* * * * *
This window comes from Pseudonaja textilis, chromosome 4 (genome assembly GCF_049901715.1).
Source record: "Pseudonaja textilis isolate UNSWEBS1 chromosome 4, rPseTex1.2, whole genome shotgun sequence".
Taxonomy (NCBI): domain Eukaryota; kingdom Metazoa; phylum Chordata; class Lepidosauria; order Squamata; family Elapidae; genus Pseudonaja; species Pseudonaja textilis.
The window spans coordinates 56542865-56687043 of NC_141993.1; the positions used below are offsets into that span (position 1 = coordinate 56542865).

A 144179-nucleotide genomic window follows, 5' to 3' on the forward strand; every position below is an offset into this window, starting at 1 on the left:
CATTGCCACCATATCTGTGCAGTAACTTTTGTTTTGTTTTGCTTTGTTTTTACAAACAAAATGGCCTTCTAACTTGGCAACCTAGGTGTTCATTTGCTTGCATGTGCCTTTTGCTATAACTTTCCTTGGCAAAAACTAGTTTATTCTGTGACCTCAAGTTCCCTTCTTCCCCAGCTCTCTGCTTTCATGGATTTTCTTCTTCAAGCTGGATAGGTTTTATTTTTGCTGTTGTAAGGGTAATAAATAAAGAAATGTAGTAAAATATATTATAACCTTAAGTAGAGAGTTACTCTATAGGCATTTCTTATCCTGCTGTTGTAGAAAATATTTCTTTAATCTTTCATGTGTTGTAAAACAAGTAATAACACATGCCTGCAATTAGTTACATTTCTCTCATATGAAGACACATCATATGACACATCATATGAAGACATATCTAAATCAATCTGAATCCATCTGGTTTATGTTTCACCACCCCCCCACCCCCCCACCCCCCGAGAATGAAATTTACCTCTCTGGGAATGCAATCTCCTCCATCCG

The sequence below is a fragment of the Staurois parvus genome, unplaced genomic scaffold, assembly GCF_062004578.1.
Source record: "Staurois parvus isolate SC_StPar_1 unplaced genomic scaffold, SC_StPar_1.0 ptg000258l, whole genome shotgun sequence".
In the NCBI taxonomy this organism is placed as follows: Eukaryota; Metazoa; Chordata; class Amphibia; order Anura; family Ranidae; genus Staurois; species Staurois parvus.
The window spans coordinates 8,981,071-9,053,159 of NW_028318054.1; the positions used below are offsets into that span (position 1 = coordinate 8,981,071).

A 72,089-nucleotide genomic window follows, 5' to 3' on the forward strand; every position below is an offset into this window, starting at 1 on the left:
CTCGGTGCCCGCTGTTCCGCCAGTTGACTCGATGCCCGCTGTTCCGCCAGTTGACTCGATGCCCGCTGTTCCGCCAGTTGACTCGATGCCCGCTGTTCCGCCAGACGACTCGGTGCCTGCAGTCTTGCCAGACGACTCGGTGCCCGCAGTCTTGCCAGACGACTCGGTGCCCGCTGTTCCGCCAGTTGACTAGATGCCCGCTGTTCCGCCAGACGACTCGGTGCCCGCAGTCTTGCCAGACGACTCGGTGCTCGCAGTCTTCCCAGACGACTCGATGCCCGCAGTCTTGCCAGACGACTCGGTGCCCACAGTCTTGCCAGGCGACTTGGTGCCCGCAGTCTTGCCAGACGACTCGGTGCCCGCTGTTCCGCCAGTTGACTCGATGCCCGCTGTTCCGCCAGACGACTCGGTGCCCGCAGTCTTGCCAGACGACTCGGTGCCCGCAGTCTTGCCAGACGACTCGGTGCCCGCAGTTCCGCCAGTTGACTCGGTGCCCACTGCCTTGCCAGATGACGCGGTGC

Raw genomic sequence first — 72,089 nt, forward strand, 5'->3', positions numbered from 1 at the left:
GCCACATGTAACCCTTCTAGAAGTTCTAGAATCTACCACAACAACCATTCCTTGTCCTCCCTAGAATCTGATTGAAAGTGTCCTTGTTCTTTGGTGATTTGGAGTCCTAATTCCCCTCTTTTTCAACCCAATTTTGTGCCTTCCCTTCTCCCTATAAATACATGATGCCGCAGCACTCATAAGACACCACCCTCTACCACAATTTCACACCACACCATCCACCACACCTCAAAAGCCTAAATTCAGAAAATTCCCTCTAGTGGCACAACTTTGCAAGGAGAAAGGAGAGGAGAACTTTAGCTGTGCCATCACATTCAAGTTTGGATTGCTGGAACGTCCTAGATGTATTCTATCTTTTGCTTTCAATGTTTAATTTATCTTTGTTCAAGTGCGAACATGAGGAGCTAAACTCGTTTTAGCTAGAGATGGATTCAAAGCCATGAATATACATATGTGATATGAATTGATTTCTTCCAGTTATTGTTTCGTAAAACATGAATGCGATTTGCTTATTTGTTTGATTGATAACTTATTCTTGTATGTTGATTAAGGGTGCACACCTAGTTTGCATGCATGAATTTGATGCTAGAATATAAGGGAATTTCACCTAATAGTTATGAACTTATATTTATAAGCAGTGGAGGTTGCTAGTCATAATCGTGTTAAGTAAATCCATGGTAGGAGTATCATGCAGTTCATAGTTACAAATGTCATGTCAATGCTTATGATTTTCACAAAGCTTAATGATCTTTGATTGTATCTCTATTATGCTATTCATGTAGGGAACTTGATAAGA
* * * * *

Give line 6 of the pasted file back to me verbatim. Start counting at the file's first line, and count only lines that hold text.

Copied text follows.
CATTGCCACCATATCTGTGCAGTAACTTTTGTTTTGTTTTGCTTTGTTTTTACAAACAAAATGGCCTTCTAACTTGGCAACCTAGGTGTTCATTTGCTTGCATGTGCCTTTTGCTATAACTTTCCTTGGCAAAAACTAGTTTATTCTGTGACCTCAAGTTCCCTTCTTCCCCAGCTCTCTGCTTTCATGGATTTTCTTCTTCAAGCTGGATAGGTTTTATTTTTGCTGTTGTAAGGGTAATAAATAAAGAAATGTAGTAAAATATATTATAACCTTAAGTAGAGAGTTACTCTATAGGCATTTCTTATCCTGCTGTTGTAGAAAATATTTCTTTAATCTTTCATGTGTTGTAAAACAAGTAATAACACATGCCTGCAATTAGTTACATTTCTCTCATATGAAGACACATCATATGACACATCATATGAAGACATATCTAAATCAATCTGAATCCATCTGGTTTATGTTTCACCACCCCCCCACCCCCCCACCCCCCGAGAATGAAATTTACCTCTCTGGGAATGCAATCTCCTCCATCCG